Across Europe, between 1980 and 2006, approximately 96 incidents reported in the MARS database relating to major accident potential loss of containment are estimated to be due to ageing plant. This represents 28% of all reported major accident loss of containment events in the MARS database and equates to an overall loss of 11 lives, 183 injuries and over €170Million of economic loss. The study of the MARS database has determined that approximately 60% of incidents are related to technical integrity and of those 50% have ageing as a contributory factor, it is therefore concluded that plant ageing is a significant safety issue and one that is likely to increase with time as assets continue to age further.
The 2002 NACE cost of corrosion study estimated the direct cost to the UK economy to be 3.1% of GDP, and for the oil and gas industry alone corrosion was estimated to cost $1.4 Billion annually.
The offshore hydrocarbon release figures indicate that for 2011/12 there were 425 reported dangerous occurrences, seven fewer than last year – with equipment failure accounting for 30 percent, hydrocarbon releases 29.9 percent, well-related incidents made up 10.1 percent and fire offshore 6.8 percent.
The harsh operating environment of the North Sea is a significant added component to the integrity risks faced by onshore hazardous plant and equipment. Superimposed upon the hazards connected with the produced hydrocarbons is the corrosivity associated with the marine environment and also the considerable loadings generated by wind and wave. When combined together these dangers create a major accident hazard risk which needs to be effectively managed throughout the entire life cycle of production and non-production platforms in the North Sea. Where these risks are managed ineffectively hydrocarbon leaks can occur, structural integrity may be compromised and in the extreme case uncontrolled hydrocarbon releases result and assets may be lost resulting in loss of life.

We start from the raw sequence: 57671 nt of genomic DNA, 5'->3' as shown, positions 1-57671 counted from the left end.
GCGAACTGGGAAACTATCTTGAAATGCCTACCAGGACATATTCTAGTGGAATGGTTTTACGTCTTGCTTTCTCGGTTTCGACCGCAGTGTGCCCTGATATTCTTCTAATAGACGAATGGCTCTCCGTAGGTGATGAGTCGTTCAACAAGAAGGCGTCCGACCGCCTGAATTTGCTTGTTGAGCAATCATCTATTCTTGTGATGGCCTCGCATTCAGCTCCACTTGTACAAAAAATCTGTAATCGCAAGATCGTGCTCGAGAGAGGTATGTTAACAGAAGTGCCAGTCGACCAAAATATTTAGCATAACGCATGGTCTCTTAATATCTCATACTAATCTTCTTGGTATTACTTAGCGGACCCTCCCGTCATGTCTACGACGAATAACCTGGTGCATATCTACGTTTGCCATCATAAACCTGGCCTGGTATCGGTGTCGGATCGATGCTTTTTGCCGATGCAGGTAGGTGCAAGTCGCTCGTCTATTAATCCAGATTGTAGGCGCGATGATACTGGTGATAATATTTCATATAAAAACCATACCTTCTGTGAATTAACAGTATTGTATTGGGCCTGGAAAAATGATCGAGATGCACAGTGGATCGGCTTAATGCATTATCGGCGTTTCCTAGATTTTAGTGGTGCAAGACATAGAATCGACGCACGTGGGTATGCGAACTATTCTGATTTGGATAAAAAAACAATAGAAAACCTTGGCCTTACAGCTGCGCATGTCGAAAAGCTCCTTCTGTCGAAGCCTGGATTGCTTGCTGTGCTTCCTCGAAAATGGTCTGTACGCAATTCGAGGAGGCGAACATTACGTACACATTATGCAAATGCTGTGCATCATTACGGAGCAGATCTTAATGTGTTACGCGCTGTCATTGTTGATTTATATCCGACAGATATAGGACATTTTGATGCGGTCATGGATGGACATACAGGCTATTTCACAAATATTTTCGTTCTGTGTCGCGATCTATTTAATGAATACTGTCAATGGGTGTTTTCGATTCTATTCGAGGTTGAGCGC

Approximately 50% of the fixed platforms on the UKCS have exceeded their original 25 year design life, and this proportion is steadily increasing with time. Technological advances, improved accessibility to “stranded” oil and gas deposits, and the higher price of oil and gas have created economically advantageous conditions in which it is profitable for offshore assets to continue producing for longer than initially anticipated, or which act as hubs for other producing facilities.
Ageing is not simply about the physical age of an asset, the risks associated with ageing start when the asset enters the sea. The management of equipment begins with an awareness that ageing is not about how old the equipment is, but is about what is known about its condition, and the factors that influence the onset, evolution and mitigation of its degradation. Once the symptoms of ageing are understood, and detected from inspection, a decision can be made how to proceed. The options can include putting together a case to justify continued service, re-rating, repair, or scrapping the equipment.
Ageing is not just about platform structures, pipework, and pressure vessels; it also includes control and instrumentation, software, staff demographics, skills, training and competencies.